We've seen what Intel's new $75 multiplier-unlocked Pentium G3258 can do, and you shouldn't be surprised that it affects our recommendations. In addition, we talk about AMD's upcoming water-cooled CPU and rumors of Intel's Haswell-E architecture.
If you don’t have the time to research benchmarks, or if you don’t feel confident enough in your ability to pick the right processor for your next gaming machine, fear not. We at Tom’s Hardware have come to your aid with a simple list of the best gaming CPUs offered for the money.
Last month, Intel introduced its Devil's Canyon CPUs, which are refreshed Haswell-based processors with improved thermal interface material and beefier power delivery. This month, those chips showed up for sale. The multiplier-unlocked Core i7-4790K is available for $340 and features a 4 GHz base clock rate that jumps as high as 4.4 GHz in lightly-threaded workloads. It displaces the Core i7-4770K, which started at 3.5 GHz and accelerated up to 3.9 GHz through Turbo Boost. Similarly, the Core i5-4690K at $240 displaces the -4670K.
But the real enthusiast treat is a dual-core Pentium G3258, now available for $75 on Newegg. Intel doesn't add the -K suffix to its model name, but this is a multiplier-unlocked processor. Chris Angelini managed to push his sample up to a stable 4.5 GHz across two cores (and 4.6 GHz on one) at 1.3 V. In his story, Intel Pentium G3258 CPU Review: Haswell, Unlocked, For $75, it had little trouble sliding past AMD's Athlon X4 750K in most of our benchmarks, despite the competition's four integer units.
Although the Pentium is a dual-core architecture lacking Hyper-Threading, Haswell's excellent efficiency earns the Pentium a low-budget gaming CPU recommendation as a result of Chris' findings. My only hesitation comes from the fact that Intel's most affordable platform controller hubs aren't designed to enable overclocking, forcing you into a more expensive Z87 or Z97 Express-based board. With that said, several manufacturers have started slipping out BIOS updates for their B85/H81/H87/H97 offerings with multiplier tuning tweaks. Some of those products sell for under $60. They're not supposed to be doing that, but we'll see how the saga plays out.
What does this mean for AMD's Athlon X4 750K, one of the CPUs that undoubtedly compelling Intel to capitulate and introduce an unlocked budget processor of its own? We'll give it the respect it deserves with an honorable mention, attributable to the supporting platforms selling around $55 that are designed for overclocking. Should Intel's board partners introduce low-cost LGA 1150-based solutions that don't require leaked firmware, the unlocked Athlon's days will be numbered, though.
Speaking of AMD, we saw a number of surprising price changes (both up and down) across the company's CPU line-up. The A4-5400K dropped $5 to $60, while the A8-6600K and FX-8350 shed $10 to $100 and $180, respectively. The FX-4350 dropped $30 to $100, and now includes Saint's Row in what looks like a short-term promotion. But we saw just as many models become more expensive since last month. The $65 Athlon 5350 and $140 A10-6800K cost $10 more now, the $160 FX-8320 and $190 A10-7850K increased $20, and the $130 A8-5800K went up $30.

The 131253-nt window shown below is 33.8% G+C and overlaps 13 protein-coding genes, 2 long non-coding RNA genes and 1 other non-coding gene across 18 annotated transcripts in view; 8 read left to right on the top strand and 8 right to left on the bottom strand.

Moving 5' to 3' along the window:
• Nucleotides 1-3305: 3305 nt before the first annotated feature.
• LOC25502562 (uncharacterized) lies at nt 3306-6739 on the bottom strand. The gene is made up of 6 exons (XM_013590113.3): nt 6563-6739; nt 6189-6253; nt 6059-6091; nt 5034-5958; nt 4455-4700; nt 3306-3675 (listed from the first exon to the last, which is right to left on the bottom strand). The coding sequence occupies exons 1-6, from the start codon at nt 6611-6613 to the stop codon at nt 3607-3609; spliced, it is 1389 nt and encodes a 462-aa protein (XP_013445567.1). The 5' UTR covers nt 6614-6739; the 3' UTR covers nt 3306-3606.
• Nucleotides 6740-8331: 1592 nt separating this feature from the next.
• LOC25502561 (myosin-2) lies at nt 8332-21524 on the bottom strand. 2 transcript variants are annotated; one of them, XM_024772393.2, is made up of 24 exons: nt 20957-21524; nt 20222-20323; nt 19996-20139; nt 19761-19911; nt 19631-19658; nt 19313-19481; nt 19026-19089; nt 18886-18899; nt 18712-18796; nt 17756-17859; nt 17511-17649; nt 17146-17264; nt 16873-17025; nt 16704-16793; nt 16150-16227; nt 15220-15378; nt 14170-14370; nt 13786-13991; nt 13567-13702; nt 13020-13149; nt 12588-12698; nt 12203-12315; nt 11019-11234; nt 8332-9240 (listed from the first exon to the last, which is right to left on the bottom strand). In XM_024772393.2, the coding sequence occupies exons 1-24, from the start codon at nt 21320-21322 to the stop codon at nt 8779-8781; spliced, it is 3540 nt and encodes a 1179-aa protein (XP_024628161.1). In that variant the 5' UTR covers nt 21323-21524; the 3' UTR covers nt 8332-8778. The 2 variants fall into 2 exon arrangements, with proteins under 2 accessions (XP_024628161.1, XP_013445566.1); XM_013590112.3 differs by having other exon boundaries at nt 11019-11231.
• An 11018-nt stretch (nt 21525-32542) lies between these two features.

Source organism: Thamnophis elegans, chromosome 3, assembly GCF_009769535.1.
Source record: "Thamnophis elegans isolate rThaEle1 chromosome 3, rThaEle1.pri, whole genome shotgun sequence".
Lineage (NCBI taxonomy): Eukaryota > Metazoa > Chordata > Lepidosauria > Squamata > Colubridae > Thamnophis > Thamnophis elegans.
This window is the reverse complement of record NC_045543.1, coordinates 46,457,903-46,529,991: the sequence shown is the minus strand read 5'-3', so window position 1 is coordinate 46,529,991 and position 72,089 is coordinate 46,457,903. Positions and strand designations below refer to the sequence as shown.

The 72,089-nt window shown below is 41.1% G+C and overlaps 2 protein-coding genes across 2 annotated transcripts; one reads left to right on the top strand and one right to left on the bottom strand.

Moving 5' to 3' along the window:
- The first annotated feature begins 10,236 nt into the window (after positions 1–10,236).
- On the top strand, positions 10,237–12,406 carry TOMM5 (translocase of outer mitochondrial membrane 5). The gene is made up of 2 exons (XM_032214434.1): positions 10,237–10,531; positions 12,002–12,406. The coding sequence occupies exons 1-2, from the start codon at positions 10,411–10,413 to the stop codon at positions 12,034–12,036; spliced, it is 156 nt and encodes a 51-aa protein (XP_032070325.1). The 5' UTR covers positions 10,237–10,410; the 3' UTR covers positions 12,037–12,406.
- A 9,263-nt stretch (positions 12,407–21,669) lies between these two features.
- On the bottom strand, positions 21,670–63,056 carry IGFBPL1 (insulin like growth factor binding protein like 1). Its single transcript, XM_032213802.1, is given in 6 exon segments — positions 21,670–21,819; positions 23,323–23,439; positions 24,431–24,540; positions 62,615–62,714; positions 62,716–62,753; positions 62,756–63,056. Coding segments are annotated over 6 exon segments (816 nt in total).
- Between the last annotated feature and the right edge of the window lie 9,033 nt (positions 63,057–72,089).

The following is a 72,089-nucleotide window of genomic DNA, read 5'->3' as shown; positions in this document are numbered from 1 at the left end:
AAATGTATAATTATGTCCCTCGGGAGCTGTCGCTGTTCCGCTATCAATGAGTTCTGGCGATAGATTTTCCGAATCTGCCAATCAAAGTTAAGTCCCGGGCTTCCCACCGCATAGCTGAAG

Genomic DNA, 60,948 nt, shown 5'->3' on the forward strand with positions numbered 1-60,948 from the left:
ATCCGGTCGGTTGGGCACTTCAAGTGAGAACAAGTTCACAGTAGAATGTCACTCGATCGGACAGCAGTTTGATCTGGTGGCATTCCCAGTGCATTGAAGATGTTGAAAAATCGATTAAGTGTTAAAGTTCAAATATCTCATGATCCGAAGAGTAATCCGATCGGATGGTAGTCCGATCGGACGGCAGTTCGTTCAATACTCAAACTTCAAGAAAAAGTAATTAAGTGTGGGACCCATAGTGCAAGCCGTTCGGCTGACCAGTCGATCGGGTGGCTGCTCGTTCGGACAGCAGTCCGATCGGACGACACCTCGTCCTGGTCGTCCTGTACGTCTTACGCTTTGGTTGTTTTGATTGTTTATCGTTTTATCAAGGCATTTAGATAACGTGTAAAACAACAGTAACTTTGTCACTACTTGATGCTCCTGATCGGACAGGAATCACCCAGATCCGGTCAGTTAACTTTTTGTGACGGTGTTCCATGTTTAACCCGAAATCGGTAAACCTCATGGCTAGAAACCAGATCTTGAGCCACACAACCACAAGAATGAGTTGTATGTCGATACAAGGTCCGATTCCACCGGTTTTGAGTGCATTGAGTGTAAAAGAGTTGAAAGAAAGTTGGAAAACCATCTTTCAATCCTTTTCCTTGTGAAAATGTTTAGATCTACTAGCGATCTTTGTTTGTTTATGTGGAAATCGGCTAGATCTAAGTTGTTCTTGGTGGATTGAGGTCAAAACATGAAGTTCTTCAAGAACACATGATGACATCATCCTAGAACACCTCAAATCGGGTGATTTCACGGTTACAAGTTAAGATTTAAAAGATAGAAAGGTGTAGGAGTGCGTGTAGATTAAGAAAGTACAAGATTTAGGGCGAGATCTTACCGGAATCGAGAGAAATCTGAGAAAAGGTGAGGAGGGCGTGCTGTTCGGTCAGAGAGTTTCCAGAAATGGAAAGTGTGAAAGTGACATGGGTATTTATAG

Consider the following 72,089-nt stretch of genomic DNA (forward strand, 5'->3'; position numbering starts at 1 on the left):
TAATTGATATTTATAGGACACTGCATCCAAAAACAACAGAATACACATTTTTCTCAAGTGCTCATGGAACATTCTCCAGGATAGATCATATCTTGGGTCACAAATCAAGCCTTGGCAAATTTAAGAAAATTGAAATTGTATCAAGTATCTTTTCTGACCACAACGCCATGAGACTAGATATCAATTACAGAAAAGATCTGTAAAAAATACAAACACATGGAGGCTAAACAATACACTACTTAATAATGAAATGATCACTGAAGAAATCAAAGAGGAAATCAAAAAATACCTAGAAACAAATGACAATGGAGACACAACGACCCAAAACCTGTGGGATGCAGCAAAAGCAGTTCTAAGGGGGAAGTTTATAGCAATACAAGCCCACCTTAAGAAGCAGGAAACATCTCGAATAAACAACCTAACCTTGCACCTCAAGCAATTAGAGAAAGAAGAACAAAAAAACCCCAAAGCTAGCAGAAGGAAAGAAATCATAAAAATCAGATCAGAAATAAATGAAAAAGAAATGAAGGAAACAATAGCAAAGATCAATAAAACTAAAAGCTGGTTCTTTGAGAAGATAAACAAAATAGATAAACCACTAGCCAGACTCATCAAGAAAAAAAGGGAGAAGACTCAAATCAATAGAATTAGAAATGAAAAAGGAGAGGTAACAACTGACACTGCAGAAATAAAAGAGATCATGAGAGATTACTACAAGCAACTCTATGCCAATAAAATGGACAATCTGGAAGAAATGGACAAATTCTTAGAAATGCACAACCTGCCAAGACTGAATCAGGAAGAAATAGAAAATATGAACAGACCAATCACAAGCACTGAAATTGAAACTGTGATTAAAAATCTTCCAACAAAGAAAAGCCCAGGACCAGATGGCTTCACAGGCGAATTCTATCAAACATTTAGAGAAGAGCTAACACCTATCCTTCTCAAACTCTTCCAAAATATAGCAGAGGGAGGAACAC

Some Intel processors also went the wrong direction. The Celeron G1830, Core i5-4690, Core i7-4770, and Core i7-3820 are $10 more expensive than last month. The Core i5-4790S shed $10, though, and the Celeron G1820, G1850, Pentium G3240, Core i3-4350, and Core i7-4771 dropped $5.
In other news, AMD teased pictures that suggest a new liquid-cooled FX processor is on the way, though it's rumored to be a re-packaged FX-9590. In addition, we've also heard plenty of whispering from the motherboard companies we work with about Haswell-E and an introduction in the third quarter of 2014.
Some Notes About Our Recommendations
This list is for gamers who want to get the most for their money. If you don’t play games, then the CPUs on this list may not be suitable for your particular needs.
The criteria to get on this list are strictly price/performance. We acknowledge that there are other factors that come into play, such as platform price or CPU overclockability, but we're not going to complicate things by factoring in motherboard costs. We may add honorable mentions for outstanding products in the future, though. For now, our recommendations are based on stock clock speeds and performance at that price. Remember to check out our new performance per dollar comparison page, where you can overlay the benchmark data we’ve generated with pricing, giving you a better idea where your ideal choice falls on the value curve.
Cost and availability change on a daily basis. We can’t offer up-to-the-minute accurate pricing information in the text, but we can list some good chips that you probably won’t regret buying at the price ranges we suggest (and our PriceGrabber-based engine will help track down some of the best prices for you).
The list is based on some of the best US prices from online retailers. In other countries or at retail stores, your mileage will most certainly vary. Of course, these are retail CPU prices. We do not list used or OEM CPUs available at retail.